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Nicole Ackerman | SLAC | USA

View Blog | Read Bio

EXO Night Shift

I sit here at the SLAC Surface Control Center for EXO. I was originally supposed to be at WIPP right now, but I recovered slower than anticipated from a minor wrist surgery. This week is my first shift – I had avoided taking the owl shift up to now since I didn’t have daytime experience. With no WIPP trips on the horizon, it became time to bite the bullet. During the day there is a group of people at WIPP and a supervisor at SLAC. During the night there is just one shifter at SLAC. And right now, that is me.

The SLAC surface control center.

The SLAC surface control center.

I was a bit nervous the first night – with 8 screens of data (and hundreds of channels to plot) it was quite overwhelming. I’ve worked very little with the cryogenic systems and xenon systems, so everything was unfamiliar to me. While I would be by myself, it was supposed to be fairly easy (even boring). The evening shift would put the system into a stable state and then I would just have to monitor to make sure nothing goes wrong.

As you can imagine, things went wrong. Around 1:30 AM our pump stopped. I didn’t know at the time what went wrong – I just saw a bunch of the numbers I was watching suddenly change. I called one of our co-coordinators and she had me shut down the pump. Luckily, this is not a problem on the scale of the magnets at CERN quenching. This pump circulates xenon in the system between the condenser and heater. The condenser and heater do the work of keeping our pressure constant by balancing the amount of liquid and gaseous xenon in the system.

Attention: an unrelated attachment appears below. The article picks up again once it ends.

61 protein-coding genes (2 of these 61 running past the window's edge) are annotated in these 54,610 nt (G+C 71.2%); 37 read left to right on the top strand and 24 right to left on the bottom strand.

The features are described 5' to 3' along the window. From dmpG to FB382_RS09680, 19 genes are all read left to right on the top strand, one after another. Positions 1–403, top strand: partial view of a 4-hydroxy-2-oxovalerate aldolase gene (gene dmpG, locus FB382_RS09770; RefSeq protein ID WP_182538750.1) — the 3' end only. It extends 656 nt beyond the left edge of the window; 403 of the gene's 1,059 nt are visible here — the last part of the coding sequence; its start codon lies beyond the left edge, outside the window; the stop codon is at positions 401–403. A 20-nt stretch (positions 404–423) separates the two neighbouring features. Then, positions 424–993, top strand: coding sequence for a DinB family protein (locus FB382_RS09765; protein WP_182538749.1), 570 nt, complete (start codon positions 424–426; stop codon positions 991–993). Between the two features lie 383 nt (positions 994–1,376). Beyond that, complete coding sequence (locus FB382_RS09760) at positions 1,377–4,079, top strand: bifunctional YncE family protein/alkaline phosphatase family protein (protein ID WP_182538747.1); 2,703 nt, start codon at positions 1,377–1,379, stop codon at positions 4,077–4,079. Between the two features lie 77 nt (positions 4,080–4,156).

This actually ended up being a great experience. I made many plots trying to understand if anything had happened before the pump failed. I looked for evidence that the system was warming up or becoming unstable. I learned a lot about our system! I’ve now had a few quiet nights, and then there really isn’t anything interesting to plot and learn about. The next shift that went into WIPP checked the pump and it had simply been a screw failure – something easy to fix. So in the end, I learned a huge amount about our experiment, the collaboration learned about a mechanical weakness, and we learned that the system could sustain itself without the pump. The xenon levels didn’t drop after the initial failure and later the system started filling itself. Few night shifts are that exciting!

The desk of power

The desk of power

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